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Archive for the ‘Saiz Ahmed’ Category

Flames light up the night after a Taliban attack on the Hotel Inter-Continental in Kabul, Afghanistan, on June 29.

June 28, 2011 11:52 p.m. EDT

Saiz Ahmed, an American Ph.D. student in Kabul studying Afghan legal history,
had just eaten dinner and returned to his fourth-floor room at the Hotel
Inter-Continental when he heard odd noises. His room was pitch black because the
electricity was out, and he did not initially recognize the sounds.

“I thought it was construction,” he said, recalling that a sign he had seen
earlier in the day on the elevator apologizing to guests for work being
done.

But the noises got louder, and he soon realized that it was not construction.
“It was clear that people were shooting from inside the building — a number of
people I didn’t know where — and from outside,” he said. “I didn’t know who was
who.”

Over the three or four hours, the gunfire was punctuated by an explosion
every 45 minutes or so, he said. “They might have been people blowing themselves
up,” he said, adding he heard six or seven such blasts.

As the blasts continued, he got calls on his cell phone from his relatives in
Kabul, from his relatives in the United States and from the U.S. Embassy. All of
them offered the same advice: stay put.

Heeding that advice, he stayed inside the room on the floor, near a corner
that he thought might be safest. But the explosions got closer.

“I’ve never experienced explosions that near,” he said. “The ground
shook.”

The last explosion occurred frighteningly close. “I felt the ground move up,”
he said. “I was just praying that the next one wouldn’t be right under me or
above me or anywhere else where there were people.”

Ahmed said he felt like death was imminent. “I’m sure none of us thought we
were going to make it,” he said. “I wrote my little will — just in case.”

He then placed the document in his pocket. It stipulates, according to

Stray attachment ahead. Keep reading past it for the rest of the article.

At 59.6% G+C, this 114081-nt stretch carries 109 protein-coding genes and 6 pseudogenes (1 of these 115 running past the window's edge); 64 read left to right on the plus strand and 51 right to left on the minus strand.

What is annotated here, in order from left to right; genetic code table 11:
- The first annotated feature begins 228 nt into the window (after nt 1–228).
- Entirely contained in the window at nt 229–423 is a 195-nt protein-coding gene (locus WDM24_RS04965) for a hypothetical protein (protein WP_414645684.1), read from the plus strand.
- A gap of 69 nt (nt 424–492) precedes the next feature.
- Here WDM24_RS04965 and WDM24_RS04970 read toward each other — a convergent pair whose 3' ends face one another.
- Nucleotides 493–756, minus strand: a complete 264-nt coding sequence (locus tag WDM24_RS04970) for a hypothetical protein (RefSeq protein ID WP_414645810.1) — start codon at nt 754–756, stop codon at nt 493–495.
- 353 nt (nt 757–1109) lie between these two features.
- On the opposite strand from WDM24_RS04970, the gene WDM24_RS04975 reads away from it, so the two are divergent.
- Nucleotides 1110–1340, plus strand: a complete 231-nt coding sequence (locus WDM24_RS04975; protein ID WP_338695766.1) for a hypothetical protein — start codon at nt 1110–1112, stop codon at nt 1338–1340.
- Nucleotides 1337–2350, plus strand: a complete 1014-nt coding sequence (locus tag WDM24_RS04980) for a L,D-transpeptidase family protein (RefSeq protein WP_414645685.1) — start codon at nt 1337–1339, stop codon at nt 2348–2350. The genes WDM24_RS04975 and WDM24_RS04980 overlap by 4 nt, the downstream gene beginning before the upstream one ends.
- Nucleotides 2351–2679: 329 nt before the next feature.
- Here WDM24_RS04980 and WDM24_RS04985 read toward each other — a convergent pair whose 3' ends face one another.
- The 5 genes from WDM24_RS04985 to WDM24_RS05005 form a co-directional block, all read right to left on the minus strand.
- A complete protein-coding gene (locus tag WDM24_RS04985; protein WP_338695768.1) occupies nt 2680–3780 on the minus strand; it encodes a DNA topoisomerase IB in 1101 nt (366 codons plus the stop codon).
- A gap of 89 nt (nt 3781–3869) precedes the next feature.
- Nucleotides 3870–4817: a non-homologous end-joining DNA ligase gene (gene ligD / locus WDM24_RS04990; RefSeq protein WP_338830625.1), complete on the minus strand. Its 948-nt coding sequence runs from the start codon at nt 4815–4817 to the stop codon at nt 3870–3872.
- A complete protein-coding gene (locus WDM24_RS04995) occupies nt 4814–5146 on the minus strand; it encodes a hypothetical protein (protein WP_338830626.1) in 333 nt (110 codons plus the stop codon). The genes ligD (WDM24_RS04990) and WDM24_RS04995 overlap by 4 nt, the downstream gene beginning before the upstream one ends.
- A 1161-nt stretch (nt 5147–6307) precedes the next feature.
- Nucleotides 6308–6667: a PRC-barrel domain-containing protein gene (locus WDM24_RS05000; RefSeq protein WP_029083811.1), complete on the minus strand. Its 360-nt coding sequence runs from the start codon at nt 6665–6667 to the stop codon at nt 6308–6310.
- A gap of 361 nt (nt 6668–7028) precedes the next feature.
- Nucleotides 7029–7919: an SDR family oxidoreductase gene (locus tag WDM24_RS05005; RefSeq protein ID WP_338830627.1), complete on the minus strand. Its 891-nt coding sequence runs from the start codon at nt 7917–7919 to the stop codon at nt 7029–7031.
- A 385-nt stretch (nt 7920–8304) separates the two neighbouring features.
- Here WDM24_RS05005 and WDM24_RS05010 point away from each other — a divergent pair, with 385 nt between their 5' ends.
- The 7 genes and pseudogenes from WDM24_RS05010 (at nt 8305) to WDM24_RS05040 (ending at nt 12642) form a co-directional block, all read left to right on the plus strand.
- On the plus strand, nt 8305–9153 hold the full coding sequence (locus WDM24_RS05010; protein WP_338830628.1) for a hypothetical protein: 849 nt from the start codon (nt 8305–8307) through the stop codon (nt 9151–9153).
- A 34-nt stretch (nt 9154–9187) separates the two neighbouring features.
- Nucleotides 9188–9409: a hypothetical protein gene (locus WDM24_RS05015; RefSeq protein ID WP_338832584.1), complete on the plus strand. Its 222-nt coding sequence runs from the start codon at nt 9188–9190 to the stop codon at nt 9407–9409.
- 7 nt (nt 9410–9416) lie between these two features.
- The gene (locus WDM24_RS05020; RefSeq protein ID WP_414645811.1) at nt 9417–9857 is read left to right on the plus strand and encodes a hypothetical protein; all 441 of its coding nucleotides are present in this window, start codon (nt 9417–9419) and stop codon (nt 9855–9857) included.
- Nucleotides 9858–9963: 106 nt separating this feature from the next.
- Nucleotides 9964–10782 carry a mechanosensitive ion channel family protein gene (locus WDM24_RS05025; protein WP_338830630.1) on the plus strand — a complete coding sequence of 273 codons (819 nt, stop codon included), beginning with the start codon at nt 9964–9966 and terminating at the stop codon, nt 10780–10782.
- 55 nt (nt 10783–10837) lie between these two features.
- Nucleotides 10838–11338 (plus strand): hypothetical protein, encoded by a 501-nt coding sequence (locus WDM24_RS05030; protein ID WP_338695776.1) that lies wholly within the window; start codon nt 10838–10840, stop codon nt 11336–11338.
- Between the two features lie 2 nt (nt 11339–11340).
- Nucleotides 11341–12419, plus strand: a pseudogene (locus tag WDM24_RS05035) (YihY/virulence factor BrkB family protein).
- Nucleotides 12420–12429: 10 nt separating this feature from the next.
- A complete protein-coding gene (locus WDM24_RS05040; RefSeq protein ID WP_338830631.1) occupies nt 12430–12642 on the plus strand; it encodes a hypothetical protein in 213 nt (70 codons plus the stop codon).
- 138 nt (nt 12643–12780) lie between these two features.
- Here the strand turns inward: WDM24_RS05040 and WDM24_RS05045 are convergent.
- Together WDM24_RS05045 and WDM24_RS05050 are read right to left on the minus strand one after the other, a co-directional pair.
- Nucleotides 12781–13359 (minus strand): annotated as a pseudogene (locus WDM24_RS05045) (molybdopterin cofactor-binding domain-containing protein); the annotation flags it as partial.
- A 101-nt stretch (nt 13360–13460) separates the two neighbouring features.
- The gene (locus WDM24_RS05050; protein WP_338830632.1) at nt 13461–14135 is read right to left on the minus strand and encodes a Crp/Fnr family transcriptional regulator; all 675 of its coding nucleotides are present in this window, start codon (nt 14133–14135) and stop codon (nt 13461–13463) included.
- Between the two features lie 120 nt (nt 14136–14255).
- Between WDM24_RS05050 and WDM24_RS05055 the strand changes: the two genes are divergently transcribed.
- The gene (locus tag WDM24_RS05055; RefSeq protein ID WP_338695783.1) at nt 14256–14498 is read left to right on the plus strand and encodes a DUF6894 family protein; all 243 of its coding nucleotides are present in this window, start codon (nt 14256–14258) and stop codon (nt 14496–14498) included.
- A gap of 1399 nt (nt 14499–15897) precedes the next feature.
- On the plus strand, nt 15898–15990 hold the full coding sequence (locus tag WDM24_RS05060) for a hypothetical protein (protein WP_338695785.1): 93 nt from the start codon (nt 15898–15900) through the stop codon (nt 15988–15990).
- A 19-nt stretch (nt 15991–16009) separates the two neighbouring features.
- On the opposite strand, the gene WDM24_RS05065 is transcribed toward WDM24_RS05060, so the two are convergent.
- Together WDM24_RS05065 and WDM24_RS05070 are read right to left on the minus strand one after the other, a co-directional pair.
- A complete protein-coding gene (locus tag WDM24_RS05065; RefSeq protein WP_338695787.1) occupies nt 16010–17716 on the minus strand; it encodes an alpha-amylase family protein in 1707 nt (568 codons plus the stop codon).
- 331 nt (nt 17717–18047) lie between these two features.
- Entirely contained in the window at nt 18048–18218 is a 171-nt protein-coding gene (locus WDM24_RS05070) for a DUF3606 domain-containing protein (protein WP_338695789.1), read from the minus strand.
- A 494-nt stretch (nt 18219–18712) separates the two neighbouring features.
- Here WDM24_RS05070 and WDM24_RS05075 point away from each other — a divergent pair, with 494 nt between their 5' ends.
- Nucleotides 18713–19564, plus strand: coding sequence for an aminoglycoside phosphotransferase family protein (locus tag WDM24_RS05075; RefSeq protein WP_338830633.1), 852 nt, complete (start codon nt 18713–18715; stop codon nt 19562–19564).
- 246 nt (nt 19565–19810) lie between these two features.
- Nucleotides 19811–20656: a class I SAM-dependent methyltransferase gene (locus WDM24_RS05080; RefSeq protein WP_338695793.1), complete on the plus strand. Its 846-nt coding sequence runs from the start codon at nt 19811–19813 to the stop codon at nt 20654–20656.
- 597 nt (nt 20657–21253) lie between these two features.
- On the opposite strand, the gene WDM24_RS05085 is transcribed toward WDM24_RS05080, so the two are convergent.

Islamic law, the charities to which he wanted to donate.

Finally, after some six hours, he could hear English being spoken in the
hallway yelling “fire” and urging guests locked in their rooms to come out. He
followed their orders and entered the hallway, where the air was thick with
dust. He and other guests there were ordered to put their hands up and identify
themselves. They were escorted to the basement, where security officials checked
them to ensure they were not Taliban and where relief cascaded upon them.

“As soon as we were able to get to the basement, people started praying,
thanking God,” he said.

After about an hour, they were released. The carcasses of cars that had been
blown up littered the parking lot. Glass from the hotel windows lay in
shards.

But, though they had been told the danger was over, shooting erupted nearby.
Ahmed and a group of fellow guests ran down the hill on which the hotel was
built.

Ahmed said he never saw the attackers and is glad he didn’t. “I think I might
not be here if that as the case,” he said. Still, he had spent much of the night
imagining what he would do if he had come into contact with them. “I could
convince them that what they were doing was stupid,” he said. “To target
civilians like that.”

But Ahmed said the experience has left him anxious to express himself to
others, too, including to U.S. President Barack Obama, who announced last week
that all of the 33,000 additional U.S. forces he ordered to Afghanistan in
December 2009 will be home within 15 months.

“I’m very mad about this war — on all sides,” Ahmed said. “I’d say this war
needs to end now. This war that his predecessor started could have been avoided.
Forgive me for going off, but this is what I was thinking in my room when I
didn’t know if I would see my wife again, would see my family again. And I was
thinking: This is the life of Afghans for the past 10 years.”

The United States did not need to initiate a war nearly a decade ago to kill
Osama bin Laden, whose al Qaeda group carried out the 9/11 terrorist attacks,
Ahmed said.

“I want everybody involved who has forces here on Afghan soil
to think about that,” he said. “There has got to be a peaceful solution to this.
It’s just crazy.”

from:  http://www.cnn.com/2011/WORLD/asiapcf/06/28/afghanistan.hotel.guest/index.html?hpt=hp_p1&iref=NS1

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Each letter of the first name rules 9 years of life.  Ages 18 to 27 are ruled by the third letter of the name.

Saiz Ahmed

i is the 9th letter of the alphabet

So from ages eighteen to twenty-seven Saiz has the number 9 going on.

9 = Heeding wisdom.

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find out your own numerology at:

http://www.learnthenumbers.com/

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